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Research Fellows Directory

Daniela Schmidt

Dr Daniela Schmidt

Research Fellow


University of Bristol

Research summary

We are burning large quantities of fossil fuels, thereby emitting carbon dioxide into the atmosphere. Based on measurements from ice cores, atmospheric CO2 levels were between 260 and 280 ppm during the last 10,000 years. Anthropogenic carbon emissions to the Earth’s atmosphere and ocean are small compared to the natural fluxes in ocean-atmosphere-biosphere system, but they are large enough to cause significant changes in the surface environment of the Earth. The atmospheric CO2 at the moment is ~ 380 ppm, and is predicted to reach 450-550 by 2050 and as high as 800 by 2100.

The ocean is taking up a significant part of this CO2. As a consequence of CO2 uptake, the pH (the acidity) of the oceans are changing to values which have been seen only rarely in the geological record. To understand how organisms and ecosystems are reacting to future ocean acidification we can interrogate the geological record of acidification. Were there time interval which has a similar rate of change to what is happening now and how did organisms react to this change? My results suggest that acidification of the ocean today is bigger and faster than anything geologists can find in the fossil record. Indeed, its speed and strength — ten times the rate of anything in the past 65 million years — is a likely thread to many marine species, particularly ones that live in the deep ocean.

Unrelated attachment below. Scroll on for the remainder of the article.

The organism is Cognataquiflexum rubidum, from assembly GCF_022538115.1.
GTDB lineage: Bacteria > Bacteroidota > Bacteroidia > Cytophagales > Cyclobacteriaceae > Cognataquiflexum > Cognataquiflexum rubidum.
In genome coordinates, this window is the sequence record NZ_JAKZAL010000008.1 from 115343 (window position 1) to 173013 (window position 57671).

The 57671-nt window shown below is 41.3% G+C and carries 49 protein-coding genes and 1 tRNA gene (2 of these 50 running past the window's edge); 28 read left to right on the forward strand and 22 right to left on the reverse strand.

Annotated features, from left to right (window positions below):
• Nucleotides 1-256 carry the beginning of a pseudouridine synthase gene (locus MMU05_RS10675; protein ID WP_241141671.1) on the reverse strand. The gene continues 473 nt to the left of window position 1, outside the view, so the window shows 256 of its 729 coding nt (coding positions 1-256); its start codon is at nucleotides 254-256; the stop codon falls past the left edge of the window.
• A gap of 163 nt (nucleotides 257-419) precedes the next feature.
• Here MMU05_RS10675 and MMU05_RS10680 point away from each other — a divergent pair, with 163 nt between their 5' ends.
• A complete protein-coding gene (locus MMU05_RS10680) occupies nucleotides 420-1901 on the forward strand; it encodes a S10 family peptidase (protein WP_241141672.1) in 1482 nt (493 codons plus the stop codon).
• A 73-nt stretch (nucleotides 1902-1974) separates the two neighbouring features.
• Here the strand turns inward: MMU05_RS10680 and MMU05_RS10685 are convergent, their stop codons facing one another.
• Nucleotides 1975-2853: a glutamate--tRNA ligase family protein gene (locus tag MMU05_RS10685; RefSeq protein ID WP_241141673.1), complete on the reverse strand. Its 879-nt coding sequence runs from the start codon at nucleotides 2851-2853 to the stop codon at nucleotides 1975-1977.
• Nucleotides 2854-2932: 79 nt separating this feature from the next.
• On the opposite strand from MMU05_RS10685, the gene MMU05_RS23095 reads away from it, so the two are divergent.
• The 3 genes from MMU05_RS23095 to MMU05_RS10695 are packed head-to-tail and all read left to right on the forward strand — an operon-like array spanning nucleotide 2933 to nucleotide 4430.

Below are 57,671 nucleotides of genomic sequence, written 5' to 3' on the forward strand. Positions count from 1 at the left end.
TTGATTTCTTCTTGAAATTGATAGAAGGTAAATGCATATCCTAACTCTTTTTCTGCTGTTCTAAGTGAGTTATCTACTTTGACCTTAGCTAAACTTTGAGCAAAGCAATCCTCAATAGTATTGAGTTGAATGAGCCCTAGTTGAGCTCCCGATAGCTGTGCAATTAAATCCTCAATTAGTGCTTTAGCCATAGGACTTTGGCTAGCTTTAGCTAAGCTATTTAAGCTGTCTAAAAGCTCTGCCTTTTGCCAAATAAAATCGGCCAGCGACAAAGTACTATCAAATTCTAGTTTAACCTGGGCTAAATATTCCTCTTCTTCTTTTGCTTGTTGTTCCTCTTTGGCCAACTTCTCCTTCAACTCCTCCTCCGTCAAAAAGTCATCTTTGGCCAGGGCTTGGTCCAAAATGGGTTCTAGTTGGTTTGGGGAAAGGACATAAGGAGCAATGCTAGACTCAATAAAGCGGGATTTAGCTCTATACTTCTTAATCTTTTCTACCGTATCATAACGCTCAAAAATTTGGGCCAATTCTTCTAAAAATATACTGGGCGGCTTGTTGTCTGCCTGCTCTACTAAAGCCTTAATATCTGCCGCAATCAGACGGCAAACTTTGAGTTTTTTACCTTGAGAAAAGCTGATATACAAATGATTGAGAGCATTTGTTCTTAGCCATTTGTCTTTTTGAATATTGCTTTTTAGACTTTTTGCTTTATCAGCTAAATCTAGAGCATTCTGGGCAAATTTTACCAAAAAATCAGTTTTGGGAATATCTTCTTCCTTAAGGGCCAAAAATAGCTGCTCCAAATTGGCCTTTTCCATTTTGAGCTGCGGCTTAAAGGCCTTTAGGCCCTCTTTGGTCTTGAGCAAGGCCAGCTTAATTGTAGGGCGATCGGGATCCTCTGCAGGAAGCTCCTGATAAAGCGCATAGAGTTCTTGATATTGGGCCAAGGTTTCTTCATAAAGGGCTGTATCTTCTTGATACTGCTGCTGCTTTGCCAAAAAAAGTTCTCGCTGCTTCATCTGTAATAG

To go the next step, we have to understand how organisms calcify to be able to predict the effect of ocean acidification in the future. We need to be able to quantify how much energy it will cost to calcify if this becomes chemically more and more difficult due to ocean acidification. This information will allow us to assess potential impacts on calcifying algae in the ocean, important for the marine food chain, or organisms like mussels, we like to eat ourselves, or deep sea coral ecosystems, the nursing grounds for fish all along the North Atlantic sea board.

Interests and expertise (Subject groups)

Grants awarded

The future of shelf ecosystems in a warmer, more acidic ocean

Scheme: Wolfson Research Merit Awards

Dates: May 2015 - Apr 2020

Value: £35,000

Adapting to living in a high CO2 world

Scheme: University Research Fellowship

Dates: Oct 2011 - Nov 2015

Value: £319,077.38

Calcification and ocean acidification - past and future

Scheme: University Research Fellowship

Dates: Oct 2006 - Sep 2011

Value: £448,491.20